Global Economy Faltering from long duration of weak growth and Financial Risks are increasing

The IMF’s latest World Economic Outlook (WEO) forecasts global growth at 3.2 percent in 2016 and 3.5 percent in 2017, a downward revision of 0.2 percent and 0.1 percent, respectively, compared with the January 2016 Update.

“Lower growth means less room for error,” said Maurice Obstfeld, IMF Economic Counsellor and Director of Research. “Persistent slow growth has scarring effects that themselves reduce potential output and with it, demand and investment,” he added.

Moderate recovery in advanced economies

Growth in advanced economies is projected to remain modest at about 2 percent, according to the WEO. The recovery is hampered by weak demand, partly held down by unresolved crisis legacies, as well as unfavorable demographics and low productivity growth.

In the United States, expected growth this year is flat at 2.4 percent, with a modest uptick in 2017. Domestic demand will be supported by improving government finances and a stronger housing market that help offset the drag on net exports coming from a strong dollar and weaker manufacturing.

In the euro area, low investment, high unemployment, and weak balance sheets weigh on growth, which will remain modest at 1.5 percent this year and 1.6 percent next year.

In Japan, both growth and inflation are weaker than expected, reflecting in particular a sharp fall in private consumption. Growth is projected to remain at 0.5 percent in 2016 before turning slightly negative to -0.1 percent in 2017, as the scheduled increase in the consumption tax rate goes into effect.

Emerging and developing economies slowing further

While emerging markets and developing economies will still account for the lion’s share of world growth in 2016, prospects across countries remain uneven and generally weaker than over the past two decades.

The WEO projects their growth rate to increase only modestly—relative to 2015—to 4.1 percent this year and 4.6 percent next year.

This forecast reflects a variety of factors:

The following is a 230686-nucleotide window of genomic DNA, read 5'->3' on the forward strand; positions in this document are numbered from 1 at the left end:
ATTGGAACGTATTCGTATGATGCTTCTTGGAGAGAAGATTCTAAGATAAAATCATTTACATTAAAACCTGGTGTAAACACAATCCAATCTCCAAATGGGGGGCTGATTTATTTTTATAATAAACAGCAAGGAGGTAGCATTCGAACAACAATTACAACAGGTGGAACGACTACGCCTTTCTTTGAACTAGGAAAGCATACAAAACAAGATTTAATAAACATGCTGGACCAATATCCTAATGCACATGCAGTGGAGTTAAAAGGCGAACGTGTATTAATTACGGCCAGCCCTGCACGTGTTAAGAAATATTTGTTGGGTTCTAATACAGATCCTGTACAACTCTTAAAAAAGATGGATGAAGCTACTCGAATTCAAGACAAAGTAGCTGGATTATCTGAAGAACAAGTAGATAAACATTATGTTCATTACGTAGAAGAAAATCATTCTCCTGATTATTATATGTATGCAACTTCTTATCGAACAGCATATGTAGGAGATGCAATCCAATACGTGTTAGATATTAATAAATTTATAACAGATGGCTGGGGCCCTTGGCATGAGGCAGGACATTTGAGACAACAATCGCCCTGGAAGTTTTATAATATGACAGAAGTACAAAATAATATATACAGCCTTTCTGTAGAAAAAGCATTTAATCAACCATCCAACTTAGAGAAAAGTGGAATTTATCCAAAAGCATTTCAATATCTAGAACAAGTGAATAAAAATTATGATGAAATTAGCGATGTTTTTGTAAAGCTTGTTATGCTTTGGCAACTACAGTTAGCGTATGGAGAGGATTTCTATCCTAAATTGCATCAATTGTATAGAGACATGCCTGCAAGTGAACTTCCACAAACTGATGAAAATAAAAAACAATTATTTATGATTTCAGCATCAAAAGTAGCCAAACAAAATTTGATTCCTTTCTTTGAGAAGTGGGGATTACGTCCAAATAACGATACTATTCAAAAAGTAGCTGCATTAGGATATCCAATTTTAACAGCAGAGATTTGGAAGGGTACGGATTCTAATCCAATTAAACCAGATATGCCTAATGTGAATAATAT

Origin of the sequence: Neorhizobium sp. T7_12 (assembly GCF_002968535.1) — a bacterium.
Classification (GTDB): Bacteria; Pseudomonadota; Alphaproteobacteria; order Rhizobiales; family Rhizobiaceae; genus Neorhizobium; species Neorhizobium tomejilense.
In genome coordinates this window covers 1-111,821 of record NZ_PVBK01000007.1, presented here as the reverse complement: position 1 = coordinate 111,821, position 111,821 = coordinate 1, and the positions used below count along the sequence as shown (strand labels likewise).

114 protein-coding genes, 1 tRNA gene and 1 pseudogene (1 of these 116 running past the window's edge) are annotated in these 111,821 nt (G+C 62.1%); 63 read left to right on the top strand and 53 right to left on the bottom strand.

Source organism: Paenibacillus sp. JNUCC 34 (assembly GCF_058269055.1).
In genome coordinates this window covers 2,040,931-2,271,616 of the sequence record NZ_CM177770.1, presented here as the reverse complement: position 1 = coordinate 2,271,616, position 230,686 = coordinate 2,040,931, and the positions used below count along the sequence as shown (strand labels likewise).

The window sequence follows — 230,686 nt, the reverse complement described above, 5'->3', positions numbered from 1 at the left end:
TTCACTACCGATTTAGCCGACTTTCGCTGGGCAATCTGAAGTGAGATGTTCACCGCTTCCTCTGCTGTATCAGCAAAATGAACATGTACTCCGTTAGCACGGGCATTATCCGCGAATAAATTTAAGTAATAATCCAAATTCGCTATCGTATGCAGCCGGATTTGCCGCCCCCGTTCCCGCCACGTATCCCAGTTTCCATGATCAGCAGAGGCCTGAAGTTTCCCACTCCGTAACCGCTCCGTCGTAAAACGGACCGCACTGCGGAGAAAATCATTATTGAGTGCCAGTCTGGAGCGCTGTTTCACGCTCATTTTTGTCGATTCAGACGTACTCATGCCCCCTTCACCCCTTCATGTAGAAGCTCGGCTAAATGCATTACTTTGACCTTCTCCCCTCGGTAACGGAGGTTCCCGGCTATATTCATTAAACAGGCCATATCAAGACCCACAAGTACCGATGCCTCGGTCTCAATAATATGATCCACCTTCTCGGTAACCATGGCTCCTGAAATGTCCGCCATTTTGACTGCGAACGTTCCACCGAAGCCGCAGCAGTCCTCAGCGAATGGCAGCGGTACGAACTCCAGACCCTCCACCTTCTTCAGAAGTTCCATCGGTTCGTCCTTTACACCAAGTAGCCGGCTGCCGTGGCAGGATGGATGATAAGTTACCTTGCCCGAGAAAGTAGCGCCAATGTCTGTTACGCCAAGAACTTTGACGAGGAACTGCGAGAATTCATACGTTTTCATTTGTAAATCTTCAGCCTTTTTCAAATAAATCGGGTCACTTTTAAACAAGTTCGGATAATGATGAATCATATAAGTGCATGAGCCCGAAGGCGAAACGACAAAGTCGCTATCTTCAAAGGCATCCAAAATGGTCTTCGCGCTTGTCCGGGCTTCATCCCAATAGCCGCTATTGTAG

• Slowing growth in oil exporters, with oil price decline, and still weak outlook for non-oil commodity exporters, including in Latin America.

• The modest slowdown in China, where growth continues to shift away from manufacturing and investment to services and consumption.

• Deep recessions in Brazil and Russia, and weak growth in some Latin America and Middle East countries, particularly those hit hard by the oil price decline and intensifying conflicts and security risks.

• Diminished growth prospects in many African and low-income nations due to the unfavorable global environment.

On the positive side, India remains a bright spot—with strong growth and rising real incomes. The ASEAN-5 economies—Indonesia, Malaysia, Philippines, Thailand, and Vietnam—are also performing well. And Mexico, Central America, and the Caribbean are beneficiaries of the U.S. recovery and, in most cases, lower oil prices.

Risks are on the rise

In the current environment of weak growth, risks to the outlook are now more pronounced.

These include:
• A return of financial turmoil, impairing confidence. For instance, an additional bout of exchange rate depreciations in emerging market economies could further worsen corporate balance sheets, and a sharp decline in capital inflows could force a rapid compression of domestic demand.
• A protracted period of low oil prices could further destabilize the outlook for oil-exporting countries.
• A sharper slowdown in China than currently projected could have strong international spillovers through trade, commodity prices, and confidence, and lead to a more generalized slowdown in the global economy.
• Shocks of a noneconomic origin—related to geopolitical conflicts, political discord, terrorism, refugee flows, or global epidemics—loom over some countries and regions and, if left unchecked, could have significant spillovers on global economic activity.

On the upside, the recent decline in oil prices may boost demand in oil-importing countries more strongly than currently envisaged, including through consumers’ possible perception that prices will remain lower for longer.